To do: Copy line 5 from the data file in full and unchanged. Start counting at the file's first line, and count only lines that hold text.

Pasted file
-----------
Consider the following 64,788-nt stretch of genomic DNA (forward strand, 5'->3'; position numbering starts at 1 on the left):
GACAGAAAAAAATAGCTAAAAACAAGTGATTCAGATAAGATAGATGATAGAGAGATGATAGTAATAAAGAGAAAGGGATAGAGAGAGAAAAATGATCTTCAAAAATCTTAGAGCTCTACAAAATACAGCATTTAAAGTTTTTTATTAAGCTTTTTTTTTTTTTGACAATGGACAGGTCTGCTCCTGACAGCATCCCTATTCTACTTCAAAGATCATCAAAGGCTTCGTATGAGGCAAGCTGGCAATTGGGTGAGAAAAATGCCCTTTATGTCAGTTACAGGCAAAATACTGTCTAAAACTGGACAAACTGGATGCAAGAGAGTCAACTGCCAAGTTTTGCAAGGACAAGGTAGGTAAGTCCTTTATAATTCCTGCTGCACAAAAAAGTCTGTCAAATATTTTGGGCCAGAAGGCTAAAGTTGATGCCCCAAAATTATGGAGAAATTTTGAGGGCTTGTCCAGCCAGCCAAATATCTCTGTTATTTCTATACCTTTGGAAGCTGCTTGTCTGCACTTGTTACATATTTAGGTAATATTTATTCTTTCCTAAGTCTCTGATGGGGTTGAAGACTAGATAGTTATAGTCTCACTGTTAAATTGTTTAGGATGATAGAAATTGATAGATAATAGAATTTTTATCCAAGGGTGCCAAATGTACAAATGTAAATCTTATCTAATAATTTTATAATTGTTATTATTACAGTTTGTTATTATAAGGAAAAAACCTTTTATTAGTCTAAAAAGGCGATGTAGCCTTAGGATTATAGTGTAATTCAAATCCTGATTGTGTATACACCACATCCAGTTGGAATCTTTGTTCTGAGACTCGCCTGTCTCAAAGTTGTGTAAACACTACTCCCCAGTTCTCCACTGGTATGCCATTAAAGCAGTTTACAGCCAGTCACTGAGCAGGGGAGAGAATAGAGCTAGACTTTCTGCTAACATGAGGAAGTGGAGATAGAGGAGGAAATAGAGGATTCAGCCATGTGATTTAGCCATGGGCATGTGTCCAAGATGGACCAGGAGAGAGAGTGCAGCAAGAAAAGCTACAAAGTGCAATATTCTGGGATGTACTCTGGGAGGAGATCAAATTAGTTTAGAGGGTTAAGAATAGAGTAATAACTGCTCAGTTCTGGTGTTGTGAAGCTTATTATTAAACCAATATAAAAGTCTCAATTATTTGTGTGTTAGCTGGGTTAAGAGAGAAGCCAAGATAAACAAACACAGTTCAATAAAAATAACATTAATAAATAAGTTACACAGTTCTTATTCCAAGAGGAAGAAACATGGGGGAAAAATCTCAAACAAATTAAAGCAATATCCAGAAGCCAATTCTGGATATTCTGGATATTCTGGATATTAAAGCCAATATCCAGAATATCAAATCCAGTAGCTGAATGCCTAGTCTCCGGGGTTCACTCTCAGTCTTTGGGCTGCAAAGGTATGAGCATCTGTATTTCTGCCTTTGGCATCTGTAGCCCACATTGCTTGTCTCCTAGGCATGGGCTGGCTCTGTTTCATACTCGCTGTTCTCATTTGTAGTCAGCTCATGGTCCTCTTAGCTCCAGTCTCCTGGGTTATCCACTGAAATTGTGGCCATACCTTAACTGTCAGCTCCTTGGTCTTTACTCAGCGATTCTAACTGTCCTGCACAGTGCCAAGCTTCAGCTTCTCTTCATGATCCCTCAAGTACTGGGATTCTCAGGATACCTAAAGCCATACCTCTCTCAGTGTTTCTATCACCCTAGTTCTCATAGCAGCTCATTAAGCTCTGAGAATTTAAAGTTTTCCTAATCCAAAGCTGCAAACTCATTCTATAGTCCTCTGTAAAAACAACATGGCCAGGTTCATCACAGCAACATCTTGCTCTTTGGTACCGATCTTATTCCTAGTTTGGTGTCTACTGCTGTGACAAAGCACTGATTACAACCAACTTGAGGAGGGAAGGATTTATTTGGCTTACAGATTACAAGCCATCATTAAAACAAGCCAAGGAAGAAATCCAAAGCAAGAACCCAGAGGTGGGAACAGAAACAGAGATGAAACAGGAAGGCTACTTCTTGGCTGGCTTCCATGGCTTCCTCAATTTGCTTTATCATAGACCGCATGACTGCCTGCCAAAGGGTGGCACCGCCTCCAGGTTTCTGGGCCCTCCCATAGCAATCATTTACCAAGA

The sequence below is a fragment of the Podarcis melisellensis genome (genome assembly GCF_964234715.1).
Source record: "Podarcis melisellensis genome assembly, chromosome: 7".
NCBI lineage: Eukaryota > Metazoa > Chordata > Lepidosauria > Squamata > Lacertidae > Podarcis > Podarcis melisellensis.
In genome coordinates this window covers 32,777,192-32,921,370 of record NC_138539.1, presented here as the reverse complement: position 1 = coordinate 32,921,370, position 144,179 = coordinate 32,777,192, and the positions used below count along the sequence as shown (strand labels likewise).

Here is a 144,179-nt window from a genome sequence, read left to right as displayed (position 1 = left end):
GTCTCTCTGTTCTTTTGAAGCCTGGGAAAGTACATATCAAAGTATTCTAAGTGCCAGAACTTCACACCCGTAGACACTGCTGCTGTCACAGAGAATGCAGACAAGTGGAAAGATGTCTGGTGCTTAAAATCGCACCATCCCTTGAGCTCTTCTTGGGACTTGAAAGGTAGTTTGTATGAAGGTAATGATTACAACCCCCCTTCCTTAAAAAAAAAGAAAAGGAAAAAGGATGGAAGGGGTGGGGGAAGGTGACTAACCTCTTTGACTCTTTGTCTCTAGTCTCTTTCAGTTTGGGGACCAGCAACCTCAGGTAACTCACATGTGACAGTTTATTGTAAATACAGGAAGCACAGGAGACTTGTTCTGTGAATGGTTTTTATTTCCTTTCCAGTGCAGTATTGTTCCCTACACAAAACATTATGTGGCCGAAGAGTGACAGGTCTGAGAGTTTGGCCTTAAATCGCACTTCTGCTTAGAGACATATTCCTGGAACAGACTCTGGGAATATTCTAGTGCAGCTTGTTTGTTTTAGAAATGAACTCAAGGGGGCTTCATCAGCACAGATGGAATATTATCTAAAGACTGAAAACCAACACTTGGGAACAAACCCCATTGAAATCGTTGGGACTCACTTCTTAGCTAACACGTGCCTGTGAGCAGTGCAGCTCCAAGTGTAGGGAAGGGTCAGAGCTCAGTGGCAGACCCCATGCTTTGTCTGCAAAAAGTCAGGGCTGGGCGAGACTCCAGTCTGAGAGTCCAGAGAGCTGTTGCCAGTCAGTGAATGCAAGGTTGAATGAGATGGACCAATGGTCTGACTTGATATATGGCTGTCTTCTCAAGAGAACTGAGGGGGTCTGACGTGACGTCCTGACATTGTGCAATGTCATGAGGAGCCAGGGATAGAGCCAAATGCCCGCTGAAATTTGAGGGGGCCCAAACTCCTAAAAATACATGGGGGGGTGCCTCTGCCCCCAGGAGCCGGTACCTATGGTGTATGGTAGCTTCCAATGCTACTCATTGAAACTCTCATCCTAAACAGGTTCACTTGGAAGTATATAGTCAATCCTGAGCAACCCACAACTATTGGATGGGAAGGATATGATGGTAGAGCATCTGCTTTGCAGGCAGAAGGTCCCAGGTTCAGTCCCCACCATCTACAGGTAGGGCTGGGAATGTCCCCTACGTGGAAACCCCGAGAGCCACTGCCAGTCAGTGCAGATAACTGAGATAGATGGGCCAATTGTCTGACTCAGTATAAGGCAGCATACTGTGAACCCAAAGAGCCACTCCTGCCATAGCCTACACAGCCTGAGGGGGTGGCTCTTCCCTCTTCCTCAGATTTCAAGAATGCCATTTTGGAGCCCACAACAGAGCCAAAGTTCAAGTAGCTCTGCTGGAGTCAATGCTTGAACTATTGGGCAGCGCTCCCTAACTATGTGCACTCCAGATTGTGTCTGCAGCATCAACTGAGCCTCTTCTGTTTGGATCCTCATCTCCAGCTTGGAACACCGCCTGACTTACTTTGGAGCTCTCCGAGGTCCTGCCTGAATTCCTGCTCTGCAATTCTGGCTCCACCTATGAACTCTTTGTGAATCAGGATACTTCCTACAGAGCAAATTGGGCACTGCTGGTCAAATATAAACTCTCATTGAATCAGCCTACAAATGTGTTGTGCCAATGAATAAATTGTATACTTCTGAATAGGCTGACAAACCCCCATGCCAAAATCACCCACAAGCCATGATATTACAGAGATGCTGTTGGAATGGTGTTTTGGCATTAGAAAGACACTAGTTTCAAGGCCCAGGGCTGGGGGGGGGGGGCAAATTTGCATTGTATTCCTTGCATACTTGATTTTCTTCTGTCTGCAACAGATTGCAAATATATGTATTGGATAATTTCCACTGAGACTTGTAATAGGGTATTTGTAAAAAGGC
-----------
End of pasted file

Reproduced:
NCBI lineage: Eukaryota > Metazoa > Chordata > Lepidosauria > Squamata > Lacertidae > Podarcis > Podarcis melisellensis.